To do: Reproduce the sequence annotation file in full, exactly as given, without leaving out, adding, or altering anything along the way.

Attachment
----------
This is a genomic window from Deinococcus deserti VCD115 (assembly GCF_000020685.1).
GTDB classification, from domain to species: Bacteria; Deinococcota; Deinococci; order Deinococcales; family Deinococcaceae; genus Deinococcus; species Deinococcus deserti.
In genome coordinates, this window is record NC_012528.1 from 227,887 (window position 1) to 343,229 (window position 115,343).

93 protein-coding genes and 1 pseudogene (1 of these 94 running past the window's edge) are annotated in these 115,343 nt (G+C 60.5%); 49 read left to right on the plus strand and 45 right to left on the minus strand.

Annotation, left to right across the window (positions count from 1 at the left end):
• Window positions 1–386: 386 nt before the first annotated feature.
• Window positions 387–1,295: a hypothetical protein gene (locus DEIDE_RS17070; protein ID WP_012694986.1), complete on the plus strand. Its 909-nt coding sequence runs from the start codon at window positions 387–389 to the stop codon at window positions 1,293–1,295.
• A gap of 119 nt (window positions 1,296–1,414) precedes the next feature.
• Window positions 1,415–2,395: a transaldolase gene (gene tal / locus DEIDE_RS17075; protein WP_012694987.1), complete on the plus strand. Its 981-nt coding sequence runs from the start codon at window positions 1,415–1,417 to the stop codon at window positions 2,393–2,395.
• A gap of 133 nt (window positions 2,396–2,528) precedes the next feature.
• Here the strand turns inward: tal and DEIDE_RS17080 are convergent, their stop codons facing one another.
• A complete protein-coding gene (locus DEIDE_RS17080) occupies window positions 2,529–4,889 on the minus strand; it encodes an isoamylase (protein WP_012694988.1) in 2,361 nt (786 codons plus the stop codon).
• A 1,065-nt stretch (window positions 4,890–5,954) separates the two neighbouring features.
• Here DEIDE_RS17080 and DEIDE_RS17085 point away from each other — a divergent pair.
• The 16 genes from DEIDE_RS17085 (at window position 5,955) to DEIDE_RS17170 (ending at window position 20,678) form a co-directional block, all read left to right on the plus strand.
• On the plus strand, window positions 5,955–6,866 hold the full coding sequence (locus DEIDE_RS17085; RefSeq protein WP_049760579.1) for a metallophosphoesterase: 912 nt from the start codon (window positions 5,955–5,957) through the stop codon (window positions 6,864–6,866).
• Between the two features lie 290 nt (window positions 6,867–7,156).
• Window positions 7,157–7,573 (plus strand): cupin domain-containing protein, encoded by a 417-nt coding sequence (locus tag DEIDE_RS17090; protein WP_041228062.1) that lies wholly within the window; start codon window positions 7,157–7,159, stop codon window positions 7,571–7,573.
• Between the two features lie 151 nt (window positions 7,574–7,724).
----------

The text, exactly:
This is a genomic window from Deinococcus deserti VCD115 (assembly GCF_000020685.1).
GTDB classification, from domain to species: Bacteria; Deinococcota; Deinococci; order Deinococcales; family Deinococcaceae; genus Deinococcus; species Deinococcus deserti.
In genome coordinates, this window is record NC_012528.1 from 227,887 (window position 1) to 343,229 (window position 115,343).

93 protein-coding genes and 1 pseudogene (1 of these 94 running past the window's edge) are annotated in these 115,343 nt (G+C 60.5%); 49 read left to right on the plus strand and 45 right to left on the minus strand.

Annotation, left to right across the window (positions count from 1 at the left end):
• Window positions 1–386: 386 nt before the first annotated feature.
• Window positions 387–1,295: a hypothetical protein gene (locus DEIDE_RS17070; protein ID WP_012694986.1), complete on the plus strand. Its 909-nt coding sequence runs from the start codon at window positions 387–389 to the stop codon at window positions 1,293–1,295.
• A gap of 119 nt (window positions 1,296–1,414) precedes the next feature.
• Window positions 1,415–2,395: a transaldolase gene (gene tal / locus DEIDE_RS17075; protein WP_012694987.1), complete on the plus strand. Its 981-nt coding sequence runs from the start codon at window positions 1,415–1,417 to the stop codon at window positions 2,393–2,395.
• A gap of 133 nt (window positions 2,396–2,528) precedes the next feature.
• Here the strand turns inward: tal and DEIDE_RS17080 are convergent, their stop codons facing one another.
• A complete protein-coding gene (locus DEIDE_RS17080) occupies window positions 2,529–4,889 on the minus strand; it encodes an isoamylase (protein WP_012694988.1) in 2,361 nt (786 codons plus the stop codon).
• A 1,065-nt stretch (window positions 4,890–5,954) separates the two neighbouring features.
• Here DEIDE_RS17080 and DEIDE_RS17085 point away from each other — a divergent pair.
• The 16 genes from DEIDE_RS17085 (at window position 5,955) to DEIDE_RS17170 (ending at window position 20,678) form a co-directional block, all read left to right on the plus strand.
• On the plus strand, window positions 5,955–6,866 hold the full coding sequence (locus DEIDE_RS17085; RefSeq protein WP_049760579.1) for a metallophosphoesterase: 912 nt from the start codon (window positions 5,955–5,957) through the stop codon (window positions 6,864–6,866).
• Between the two features lie 290 nt (window positions 6,867–7,156).
• Window positions 7,157–7,573 (plus strand): cupin domain-containing protein, encoded by a 417-nt coding sequence (locus tag DEIDE_RS17090; protein WP_041228062.1) that lies wholly within the window; start codon window positions 7,157–7,159, stop codon window positions 7,571–7,573.
• Between the two features lie 151 nt (window positions 7,574–7,724).